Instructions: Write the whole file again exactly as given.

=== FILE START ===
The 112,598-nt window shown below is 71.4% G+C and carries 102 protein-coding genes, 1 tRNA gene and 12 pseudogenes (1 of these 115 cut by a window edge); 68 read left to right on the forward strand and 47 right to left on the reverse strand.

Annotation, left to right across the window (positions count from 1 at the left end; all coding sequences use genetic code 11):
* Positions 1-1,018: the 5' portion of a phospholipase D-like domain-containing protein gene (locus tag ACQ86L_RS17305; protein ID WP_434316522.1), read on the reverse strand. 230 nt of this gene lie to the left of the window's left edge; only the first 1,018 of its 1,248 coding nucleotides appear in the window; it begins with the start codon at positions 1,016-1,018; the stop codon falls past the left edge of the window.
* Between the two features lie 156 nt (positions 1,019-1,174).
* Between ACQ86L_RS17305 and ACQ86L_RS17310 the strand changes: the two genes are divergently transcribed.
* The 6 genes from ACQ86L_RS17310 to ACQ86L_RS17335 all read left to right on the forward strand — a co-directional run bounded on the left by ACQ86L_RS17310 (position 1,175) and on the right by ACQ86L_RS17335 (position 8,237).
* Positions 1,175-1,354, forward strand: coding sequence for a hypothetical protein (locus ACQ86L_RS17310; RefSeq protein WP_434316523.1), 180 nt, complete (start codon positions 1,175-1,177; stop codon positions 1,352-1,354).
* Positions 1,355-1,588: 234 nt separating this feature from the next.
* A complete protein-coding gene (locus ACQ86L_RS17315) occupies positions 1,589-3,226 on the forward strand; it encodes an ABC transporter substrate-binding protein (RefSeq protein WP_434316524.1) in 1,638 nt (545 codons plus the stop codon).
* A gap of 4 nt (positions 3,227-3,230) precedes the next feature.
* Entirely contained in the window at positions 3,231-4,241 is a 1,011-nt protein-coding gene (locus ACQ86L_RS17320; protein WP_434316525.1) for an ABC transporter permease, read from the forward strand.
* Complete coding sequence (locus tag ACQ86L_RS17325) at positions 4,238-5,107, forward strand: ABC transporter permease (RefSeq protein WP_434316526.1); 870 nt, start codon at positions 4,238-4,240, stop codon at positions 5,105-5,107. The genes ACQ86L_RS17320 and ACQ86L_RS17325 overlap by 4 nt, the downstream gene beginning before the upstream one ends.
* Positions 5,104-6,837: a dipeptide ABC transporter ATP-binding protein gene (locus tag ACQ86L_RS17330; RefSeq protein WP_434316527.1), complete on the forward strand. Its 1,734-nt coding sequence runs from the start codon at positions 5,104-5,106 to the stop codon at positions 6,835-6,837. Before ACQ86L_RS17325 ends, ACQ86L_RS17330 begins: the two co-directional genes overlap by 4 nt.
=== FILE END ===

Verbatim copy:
The 112,598-nt window shown below is 71.4% G+C and carries 102 protein-coding genes, 1 tRNA gene and 12 pseudogenes (1 of these 115 cut by a window edge); 68 read left to right on the forward strand and 47 right to left on the reverse strand.

Annotation, left to right across the window (positions count from 1 at the left end; all coding sequences use genetic code 11):
* Positions 1-1,018: the 5' portion of a phospholipase D-like domain-containing protein gene (locus tag ACQ86L_RS17305; protein ID WP_434316522.1), read on the reverse strand. 230 nt of this gene lie to the left of the window's left edge; only the first 1,018 of its 1,248 coding nucleotides appear in the window; it begins with the start codon at positions 1,016-1,018; the stop codon falls past the left edge of the window.
* Between the two features lie 156 nt (positions 1,019-1,174).
* Between ACQ86L_RS17305 and ACQ86L_RS17310 the strand changes: the two genes are divergently transcribed.
* The 6 genes from ACQ86L_RS17310 to ACQ86L_RS17335 all read left to right on the forward strand — a co-directional run bounded on the left by ACQ86L_RS17310 (position 1,175) and on the right by ACQ86L_RS17335 (position 8,237).
* Positions 1,175-1,354, forward strand: coding sequence for a hypothetical protein (locus ACQ86L_RS17310; RefSeq protein WP_434316523.1), 180 nt, complete (start codon positions 1,175-1,177; stop codon positions 1,352-1,354).
* Positions 1,355-1,588: 234 nt separating this feature from the next.
* A complete protein-coding gene (locus ACQ86L_RS17315) occupies positions 1,589-3,226 on the forward strand; it encodes an ABC transporter substrate-binding protein (RefSeq protein WP_434316524.1) in 1,638 nt (545 codons plus the stop codon).
* A gap of 4 nt (positions 3,227-3,230) precedes the next feature.
* Entirely contained in the window at positions 3,231-4,241 is a 1,011-nt protein-coding gene (locus ACQ86L_RS17320; protein WP_434316525.1) for an ABC transporter permease, read from the forward strand.
* Complete coding sequence (locus tag ACQ86L_RS17325) at positions 4,238-5,107, forward strand: ABC transporter permease (RefSeq protein WP_434316526.1); 870 nt, start codon at positions 4,238-4,240, stop codon at positions 5,105-5,107. The genes ACQ86L_RS17320 and ACQ86L_RS17325 overlap by 4 nt, the downstream gene beginning before the upstream one ends.
* Positions 5,104-6,837: a dipeptide ABC transporter ATP-binding protein gene (locus tag ACQ86L_RS17330; RefSeq protein WP_434316527.1), complete on the forward strand. Its 1,734-nt coding sequence runs from the start codon at positions 5,104-5,106 to the stop codon at positions 6,835-6,837. Before ACQ86L_RS17325 ends, ACQ86L_RS17330 begins: the two co-directional genes overlap by 4 nt.